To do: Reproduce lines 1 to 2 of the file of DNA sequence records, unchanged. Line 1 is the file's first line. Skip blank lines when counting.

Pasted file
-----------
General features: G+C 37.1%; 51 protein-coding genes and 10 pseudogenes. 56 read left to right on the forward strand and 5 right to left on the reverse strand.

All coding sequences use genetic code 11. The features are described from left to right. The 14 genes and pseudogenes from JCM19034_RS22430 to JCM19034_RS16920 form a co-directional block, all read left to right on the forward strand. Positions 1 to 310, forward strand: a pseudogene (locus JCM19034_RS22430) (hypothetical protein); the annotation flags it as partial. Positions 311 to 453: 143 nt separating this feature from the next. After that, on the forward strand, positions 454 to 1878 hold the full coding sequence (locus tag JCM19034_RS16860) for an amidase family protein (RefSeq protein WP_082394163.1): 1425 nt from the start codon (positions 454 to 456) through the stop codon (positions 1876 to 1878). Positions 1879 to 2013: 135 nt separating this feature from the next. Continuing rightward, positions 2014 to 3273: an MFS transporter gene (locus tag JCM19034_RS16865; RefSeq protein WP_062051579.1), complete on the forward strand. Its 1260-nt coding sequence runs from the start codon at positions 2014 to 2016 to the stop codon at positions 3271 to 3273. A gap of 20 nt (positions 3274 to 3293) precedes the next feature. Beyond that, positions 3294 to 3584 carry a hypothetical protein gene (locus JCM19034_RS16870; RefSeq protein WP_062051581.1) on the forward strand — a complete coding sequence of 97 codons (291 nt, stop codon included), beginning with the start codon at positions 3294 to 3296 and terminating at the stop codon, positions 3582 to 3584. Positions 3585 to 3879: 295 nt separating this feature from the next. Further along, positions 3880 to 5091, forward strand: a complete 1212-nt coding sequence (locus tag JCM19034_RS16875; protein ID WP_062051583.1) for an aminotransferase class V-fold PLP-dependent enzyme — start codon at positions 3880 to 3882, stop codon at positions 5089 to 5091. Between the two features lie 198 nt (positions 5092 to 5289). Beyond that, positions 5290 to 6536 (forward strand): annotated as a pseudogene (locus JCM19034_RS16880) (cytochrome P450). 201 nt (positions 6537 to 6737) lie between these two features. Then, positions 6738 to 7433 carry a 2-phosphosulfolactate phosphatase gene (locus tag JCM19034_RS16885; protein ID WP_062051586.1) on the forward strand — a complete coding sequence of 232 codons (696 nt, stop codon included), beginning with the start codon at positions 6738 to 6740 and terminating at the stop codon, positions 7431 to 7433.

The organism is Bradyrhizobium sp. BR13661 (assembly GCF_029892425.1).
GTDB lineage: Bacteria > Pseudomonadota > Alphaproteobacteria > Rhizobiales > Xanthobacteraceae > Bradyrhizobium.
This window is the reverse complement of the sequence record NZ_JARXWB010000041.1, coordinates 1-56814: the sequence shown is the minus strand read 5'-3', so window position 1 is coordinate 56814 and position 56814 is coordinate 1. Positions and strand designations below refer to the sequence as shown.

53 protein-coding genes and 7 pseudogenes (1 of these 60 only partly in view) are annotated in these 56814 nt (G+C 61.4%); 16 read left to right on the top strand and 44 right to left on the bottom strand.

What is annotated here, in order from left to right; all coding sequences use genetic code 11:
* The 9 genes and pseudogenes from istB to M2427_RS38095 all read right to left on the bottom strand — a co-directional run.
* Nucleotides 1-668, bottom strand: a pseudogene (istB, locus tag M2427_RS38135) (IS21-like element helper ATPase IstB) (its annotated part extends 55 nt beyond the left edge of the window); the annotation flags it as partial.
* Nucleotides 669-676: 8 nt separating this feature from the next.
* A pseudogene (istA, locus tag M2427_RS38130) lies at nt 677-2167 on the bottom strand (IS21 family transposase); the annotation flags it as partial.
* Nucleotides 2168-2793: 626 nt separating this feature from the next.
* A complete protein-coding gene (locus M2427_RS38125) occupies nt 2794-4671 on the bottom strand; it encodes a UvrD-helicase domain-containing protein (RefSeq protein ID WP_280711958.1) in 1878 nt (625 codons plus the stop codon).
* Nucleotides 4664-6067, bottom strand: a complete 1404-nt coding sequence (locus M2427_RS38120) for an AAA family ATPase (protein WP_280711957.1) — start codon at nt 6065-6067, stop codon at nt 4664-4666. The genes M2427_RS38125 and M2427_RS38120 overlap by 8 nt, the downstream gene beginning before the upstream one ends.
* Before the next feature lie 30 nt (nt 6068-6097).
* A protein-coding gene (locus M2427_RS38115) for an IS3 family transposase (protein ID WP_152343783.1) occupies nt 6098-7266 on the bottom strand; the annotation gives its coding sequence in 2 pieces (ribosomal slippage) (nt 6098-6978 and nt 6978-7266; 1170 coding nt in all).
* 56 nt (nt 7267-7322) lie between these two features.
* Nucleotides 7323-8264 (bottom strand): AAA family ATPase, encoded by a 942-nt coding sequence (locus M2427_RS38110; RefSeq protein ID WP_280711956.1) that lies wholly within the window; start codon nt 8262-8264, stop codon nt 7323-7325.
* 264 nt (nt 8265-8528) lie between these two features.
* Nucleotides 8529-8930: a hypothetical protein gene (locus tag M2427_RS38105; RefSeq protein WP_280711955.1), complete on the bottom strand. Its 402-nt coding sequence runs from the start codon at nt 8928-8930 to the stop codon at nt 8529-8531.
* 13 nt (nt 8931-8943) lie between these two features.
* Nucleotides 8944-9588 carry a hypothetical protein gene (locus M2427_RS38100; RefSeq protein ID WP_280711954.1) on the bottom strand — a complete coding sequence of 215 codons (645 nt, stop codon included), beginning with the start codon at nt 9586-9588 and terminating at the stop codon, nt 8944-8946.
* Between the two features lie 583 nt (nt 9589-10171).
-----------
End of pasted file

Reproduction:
General features: G+C 37.1%; 51 protein-coding genes and 10 pseudogenes. 56 read left to right on the forward strand and 5 right to left on the reverse strand.

All coding sequences use genetic code 11. The features are described from left to right. The 14 genes and pseudogenes from JCM19034_RS22430 to JCM19034_RS16920 form a co-directional block, all read left to right on the forward strand. Positions 1 to 310, forward strand: a pseudogene (locus JCM19034_RS22430) (hypothetical protein); the annotation flags it as partial. Positions 311 to 453: 143 nt separating this feature from the next. After that, on the forward strand, positions 454 to 1878 hold the full coding sequence (locus tag JCM19034_RS16860) for an amidase family protein (RefSeq protein WP_082394163.1): 1425 nt from the start codon (positions 454 to 456) through the stop codon (positions 1876 to 1878). Positions 1879 to 2013: 135 nt separating this feature from the next. Continuing rightward, positions 2014 to 3273: an MFS transporter gene (locus tag JCM19034_RS16865; RefSeq protein WP_062051579.1), complete on the forward strand. Its 1260-nt coding sequence runs from the start codon at positions 2014 to 2016 to the stop codon at positions 3271 to 3273. A gap of 20 nt (positions 3274 to 3293) precedes the next feature. Beyond that, positions 3294 to 3584 carry a hypothetical protein gene (locus JCM19034_RS16870; RefSeq protein WP_062051581.1) on the forward strand — a complete coding sequence of 97 codons (291 nt, stop codon included), beginning with the start codon at positions 3294 to 3296 and terminating at the stop codon, positions 3582 to 3584. Positions 3585 to 3879: 295 nt separating this feature from the next. Further along, positions 3880 to 5091, forward strand: a complete 1212-nt coding sequence (locus tag JCM19034_RS16875; protein ID WP_062051583.1) for an aminotransferase class V-fold PLP-dependent enzyme — start codon at positions 3880 to 3882, stop codon at positions 5089 to 5091. Between the two features lie 198 nt (positions 5092 to 5289). Beyond that, positions 5290 to 6536 (forward strand): annotated as a pseudogene (locus JCM19034_RS16880) (cytochrome P450). 201 nt (positions 6537 to 6737) lie between these two features. Then, positions 6738 to 7433 carry a 2-phosphosulfolactate phosphatase gene (locus tag JCM19034_RS16885; protein ID WP_062051586.1) on the forward strand — a complete coding sequence of 232 codons (696 nt, stop codon included), beginning with the start codon at positions 6738 to 6740 and terminating at the stop codon, positions 7431 to 7433.